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In short I have a volume that I need to assign a drive letter to (using diskpart). The problem now comes in that the volume does not remain the same. You enter disk part a do a "list volume" and the specific volume would be volume 0, then "exit". Enter again and the do a "list volume" again and this time it is volume 4. And so it continues. Now if this was done by a person it would not be an issue, however this is an automated task, that will "disconnect" the volume on windows 2003 and used on other servers and mounted again on the windows 2003 server.

I'm trying to write a script in powershell that will be able to identify the volume based on a few unique field(s). The problem comes in that I'm getting stuck on interpreting the output of diskpart's "list volume" command with powershell.

The following command provides the output that I need to work with but there after I'm lost.

cls
$dp = "list volume" | diskpart | ? { $_ -match "^  [^-]" }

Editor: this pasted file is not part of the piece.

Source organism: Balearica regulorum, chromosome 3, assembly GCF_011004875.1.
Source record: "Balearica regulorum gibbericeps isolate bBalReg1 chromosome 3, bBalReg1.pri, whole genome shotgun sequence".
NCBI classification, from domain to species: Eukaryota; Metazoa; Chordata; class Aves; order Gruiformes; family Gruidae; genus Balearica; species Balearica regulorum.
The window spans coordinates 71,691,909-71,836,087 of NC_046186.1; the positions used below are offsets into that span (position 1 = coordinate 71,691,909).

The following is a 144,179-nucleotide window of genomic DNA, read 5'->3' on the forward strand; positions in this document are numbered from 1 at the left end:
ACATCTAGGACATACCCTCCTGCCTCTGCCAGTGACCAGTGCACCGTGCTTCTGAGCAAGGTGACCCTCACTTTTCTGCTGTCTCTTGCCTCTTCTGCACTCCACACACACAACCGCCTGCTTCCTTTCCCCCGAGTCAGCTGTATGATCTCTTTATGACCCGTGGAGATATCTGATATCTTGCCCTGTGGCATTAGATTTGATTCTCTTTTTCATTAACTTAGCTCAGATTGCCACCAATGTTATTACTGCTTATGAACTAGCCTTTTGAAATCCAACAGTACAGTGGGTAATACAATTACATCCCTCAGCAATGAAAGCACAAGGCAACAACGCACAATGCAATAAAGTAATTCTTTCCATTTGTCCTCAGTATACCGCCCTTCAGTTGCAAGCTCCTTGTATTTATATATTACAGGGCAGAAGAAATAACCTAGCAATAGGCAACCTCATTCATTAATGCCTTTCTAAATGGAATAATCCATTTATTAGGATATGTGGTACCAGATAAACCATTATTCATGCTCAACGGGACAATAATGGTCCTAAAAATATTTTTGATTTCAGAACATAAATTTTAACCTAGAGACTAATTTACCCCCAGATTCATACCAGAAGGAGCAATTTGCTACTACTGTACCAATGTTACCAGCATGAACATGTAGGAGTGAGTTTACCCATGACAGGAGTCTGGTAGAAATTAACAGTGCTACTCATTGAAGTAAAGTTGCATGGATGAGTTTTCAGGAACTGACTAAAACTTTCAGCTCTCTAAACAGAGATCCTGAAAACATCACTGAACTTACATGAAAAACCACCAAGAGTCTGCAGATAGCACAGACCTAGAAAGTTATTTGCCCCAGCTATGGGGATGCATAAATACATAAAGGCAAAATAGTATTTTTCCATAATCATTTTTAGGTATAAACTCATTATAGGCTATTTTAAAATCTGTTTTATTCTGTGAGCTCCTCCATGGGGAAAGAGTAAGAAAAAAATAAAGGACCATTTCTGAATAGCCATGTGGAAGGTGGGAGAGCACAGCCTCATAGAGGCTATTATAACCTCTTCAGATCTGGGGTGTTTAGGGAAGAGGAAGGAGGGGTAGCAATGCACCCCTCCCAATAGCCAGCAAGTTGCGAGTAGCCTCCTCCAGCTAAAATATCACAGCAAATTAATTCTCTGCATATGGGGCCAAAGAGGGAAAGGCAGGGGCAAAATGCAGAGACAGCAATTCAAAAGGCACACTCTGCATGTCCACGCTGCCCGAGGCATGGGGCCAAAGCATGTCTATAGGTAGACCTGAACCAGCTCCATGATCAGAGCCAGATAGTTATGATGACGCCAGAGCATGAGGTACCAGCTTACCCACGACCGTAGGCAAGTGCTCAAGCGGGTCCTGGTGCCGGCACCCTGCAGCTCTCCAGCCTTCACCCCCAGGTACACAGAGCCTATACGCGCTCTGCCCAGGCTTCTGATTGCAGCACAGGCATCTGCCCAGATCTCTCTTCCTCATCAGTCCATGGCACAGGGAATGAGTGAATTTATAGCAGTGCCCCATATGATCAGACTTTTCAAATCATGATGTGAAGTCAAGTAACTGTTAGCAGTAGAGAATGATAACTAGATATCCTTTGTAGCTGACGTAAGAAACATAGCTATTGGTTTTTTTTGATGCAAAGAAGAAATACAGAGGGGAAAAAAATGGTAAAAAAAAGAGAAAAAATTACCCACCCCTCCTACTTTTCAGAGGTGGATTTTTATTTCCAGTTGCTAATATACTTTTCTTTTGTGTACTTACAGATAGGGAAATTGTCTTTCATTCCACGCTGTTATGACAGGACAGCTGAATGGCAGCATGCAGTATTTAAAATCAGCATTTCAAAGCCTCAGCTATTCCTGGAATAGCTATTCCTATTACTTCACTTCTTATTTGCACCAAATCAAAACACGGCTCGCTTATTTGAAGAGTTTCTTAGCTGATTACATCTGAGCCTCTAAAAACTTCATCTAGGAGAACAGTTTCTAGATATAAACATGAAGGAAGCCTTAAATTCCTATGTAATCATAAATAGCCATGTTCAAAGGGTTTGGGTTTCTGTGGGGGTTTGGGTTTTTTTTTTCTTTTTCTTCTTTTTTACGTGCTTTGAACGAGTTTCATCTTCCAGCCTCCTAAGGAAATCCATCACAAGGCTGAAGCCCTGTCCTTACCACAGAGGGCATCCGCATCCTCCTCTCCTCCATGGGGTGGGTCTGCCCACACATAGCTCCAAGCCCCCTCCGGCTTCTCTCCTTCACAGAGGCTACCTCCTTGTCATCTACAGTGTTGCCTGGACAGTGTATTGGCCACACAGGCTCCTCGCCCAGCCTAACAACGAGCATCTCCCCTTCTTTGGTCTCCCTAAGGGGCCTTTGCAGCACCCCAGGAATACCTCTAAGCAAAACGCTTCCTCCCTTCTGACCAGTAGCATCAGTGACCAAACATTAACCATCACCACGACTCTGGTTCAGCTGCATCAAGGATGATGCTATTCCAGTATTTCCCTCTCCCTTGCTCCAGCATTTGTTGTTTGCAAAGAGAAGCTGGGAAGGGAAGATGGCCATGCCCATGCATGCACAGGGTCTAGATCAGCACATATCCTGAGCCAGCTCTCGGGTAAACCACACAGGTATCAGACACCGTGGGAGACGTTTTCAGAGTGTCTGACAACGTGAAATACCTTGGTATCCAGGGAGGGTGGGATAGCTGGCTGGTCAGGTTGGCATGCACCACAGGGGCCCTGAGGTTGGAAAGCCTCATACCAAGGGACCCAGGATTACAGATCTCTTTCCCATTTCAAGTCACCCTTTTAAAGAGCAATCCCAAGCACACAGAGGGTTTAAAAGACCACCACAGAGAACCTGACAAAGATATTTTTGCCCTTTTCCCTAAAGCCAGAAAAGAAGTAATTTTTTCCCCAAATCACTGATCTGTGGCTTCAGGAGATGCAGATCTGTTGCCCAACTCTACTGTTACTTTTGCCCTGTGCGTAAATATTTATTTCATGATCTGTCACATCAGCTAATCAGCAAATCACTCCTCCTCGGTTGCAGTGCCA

$dp | format-table  -auto

and this is the output it provides and the volume that I'm looking for is Volume 1.

  Volume ###  Ltr  Label        Fs     Type        Size     Status     Info
  Volume 0     F                       DVD-ROM         0 B  Healthy            
  *Volume 1                             Partition    100 GB  Healthy*            
  Volume 2     E   DATA         NTFS   Partition    547 GB  Healthy            
  Volume 3     C   OS           NTFS   Partition     39 GB  Healthy    System  
  Volume 4     D   APPS         NTFS   Partition     98 GB  Healthy            

Can anybody help me in the right direction here please. I'm at my tether's end.

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Are you always looking for the volume that does not have a drive letter assigned? –  Taylor Bird Jul 12 '10 at 16:36

3 Answers 3

Yes I got it!!

Here is the answer.
Using VB Script I managed to create a script that did what I was looking for, this I then translated to Powershell and below is the script.

$drive = gwmi Win32_Volume | where {$_.DeviceID -like "*b0f012f6-82b1-11df-a41c-001f29e8f0be*"}
$drive.AddMountPoint("T:\")
$drive.DriveLetter = "T:"
$drive.Put_
$drive.Mount()

The Device ID I obtained by running the following script: